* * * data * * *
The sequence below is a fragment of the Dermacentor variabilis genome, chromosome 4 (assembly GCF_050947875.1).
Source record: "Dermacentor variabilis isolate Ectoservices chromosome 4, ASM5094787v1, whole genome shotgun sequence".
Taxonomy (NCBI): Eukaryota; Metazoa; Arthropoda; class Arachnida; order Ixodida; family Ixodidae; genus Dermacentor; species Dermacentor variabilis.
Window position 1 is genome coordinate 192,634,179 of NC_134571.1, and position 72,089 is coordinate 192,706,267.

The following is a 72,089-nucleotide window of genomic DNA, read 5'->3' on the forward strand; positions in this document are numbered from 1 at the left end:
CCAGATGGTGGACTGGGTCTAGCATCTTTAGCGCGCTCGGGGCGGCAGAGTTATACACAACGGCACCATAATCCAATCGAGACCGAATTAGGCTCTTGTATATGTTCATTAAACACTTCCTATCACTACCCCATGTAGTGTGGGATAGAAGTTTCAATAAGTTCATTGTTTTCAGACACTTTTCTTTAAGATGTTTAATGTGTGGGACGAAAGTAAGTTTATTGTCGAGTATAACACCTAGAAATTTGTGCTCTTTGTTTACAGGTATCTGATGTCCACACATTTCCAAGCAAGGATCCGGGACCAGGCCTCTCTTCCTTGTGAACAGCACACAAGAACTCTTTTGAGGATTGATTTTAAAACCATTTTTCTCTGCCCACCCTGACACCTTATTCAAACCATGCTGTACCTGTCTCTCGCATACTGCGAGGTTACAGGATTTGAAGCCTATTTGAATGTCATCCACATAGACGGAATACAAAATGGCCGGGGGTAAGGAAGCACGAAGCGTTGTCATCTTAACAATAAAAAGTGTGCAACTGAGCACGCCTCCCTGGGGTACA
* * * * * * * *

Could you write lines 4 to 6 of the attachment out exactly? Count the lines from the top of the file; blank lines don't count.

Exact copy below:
Window position 1 is genome coordinate 192,634,179 of NC_134571.1, and position 72,089 is coordinate 192,706,267.

The following is a 72,089-nucleotide window of genomic DNA, read 5'->3' on the forward strand; positions in this document are numbered from 1 at the left end:
CCAGATGGTGGACTGGGTCTAGCATCTTTAGCGCGCTCGGGGCGGCAGAGTTATACACAACGGCACCATAATCCAATCGAGACCGAATTAGGCTCTTGTATATGTTCATTAAACACTTCCTATCACTACCCCATGTAGTGTGGGATAGAAGTTTCAATAAGTTCATTGTTTTCAGACACTTTTCTTTAAGATGTTTAATGTGTGGGACGAAAGTAAGTTTATTGTCGAGTATAACACCTAGAAATTTGTGCTCTTTGTTTACAGGTATCTGATGTCCACACATTTCCAAGCAAGGATCCGGGACCAGGCCTCTCTTCCTTGTGAACAGCACACAAGAACTCTTTTGAGGATTGATTTTAAAACCATTTTTCTCTGCCCACCCTGACACCTTATTCAAACCATGCTGTACCTGTCTCTCGCATACTGCGAGGTTACAGGATTTGAAGCCTATTTGAATGTCATCCACATAGACGGAATACAAAATGGCCGGGGGTAAGGAAGCACGAAGCGTTGTCATCTTAACAATAAAAAGTGTGCAACTGAGCACGCCTCCCTGGGGTACA